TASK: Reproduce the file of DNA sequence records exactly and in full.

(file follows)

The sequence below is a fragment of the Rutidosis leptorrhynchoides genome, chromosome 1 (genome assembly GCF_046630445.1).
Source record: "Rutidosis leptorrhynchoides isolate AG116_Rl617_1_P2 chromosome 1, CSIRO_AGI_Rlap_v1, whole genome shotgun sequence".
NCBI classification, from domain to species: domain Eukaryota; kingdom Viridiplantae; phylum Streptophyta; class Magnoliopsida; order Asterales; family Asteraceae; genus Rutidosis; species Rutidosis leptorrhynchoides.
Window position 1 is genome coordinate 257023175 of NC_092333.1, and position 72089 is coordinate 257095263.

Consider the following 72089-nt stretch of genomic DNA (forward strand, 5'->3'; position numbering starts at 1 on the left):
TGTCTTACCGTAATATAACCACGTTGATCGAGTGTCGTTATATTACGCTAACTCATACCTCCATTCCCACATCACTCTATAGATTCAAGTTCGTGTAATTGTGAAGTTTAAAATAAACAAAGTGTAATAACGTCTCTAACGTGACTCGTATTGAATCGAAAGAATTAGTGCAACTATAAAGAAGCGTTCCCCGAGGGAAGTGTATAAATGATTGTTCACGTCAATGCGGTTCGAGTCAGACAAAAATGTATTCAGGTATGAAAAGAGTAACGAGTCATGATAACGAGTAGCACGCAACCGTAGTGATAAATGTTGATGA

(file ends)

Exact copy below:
The sequence below is a fragment of the Rutidosis leptorrhynchoides genome, chromosome 1 (genome assembly GCF_046630445.1).
Source record: "Rutidosis leptorrhynchoides isolate AG116_Rl617_1_P2 chromosome 1, CSIRO_AGI_Rlap_v1, whole genome shotgun sequence".
NCBI classification, from domain to species: domain Eukaryota; kingdom Viridiplantae; phylum Streptophyta; class Magnoliopsida; order Asterales; family Asteraceae; genus Rutidosis; species Rutidosis leptorrhynchoides.
Window position 1 is genome coordinate 257023175 of NC_092333.1, and position 72089 is coordinate 257095263.

Consider the following 72089-nt stretch of genomic DNA (forward strand, 5'->3'; position numbering starts at 1 on the left):
TGTCTTACCGTAATATAACCACGTTGATCGAGTGTCGTTATATTACGCTAACTCATACCTCCATTCCCACATCACTCTATAGATTCAAGTTCGTGTAATTGTGAAGTTTAAAATAAACAAAGTGTAATAACGTCTCTAACGTGACTCGTATTGAATCGAAAGAATTAGTGCAACTATAAAGAAGCGTTCCCCGAGGGAAGTGTATAAATGATTGTTCACGTCAATGCGGTTCGAGTCAGACAAAAATGTATTCAGGTATGAAAAGAGTAACGAGTCATGATAACGAGTAGCACGCAACCGTAGTGATAAATGTTGATGA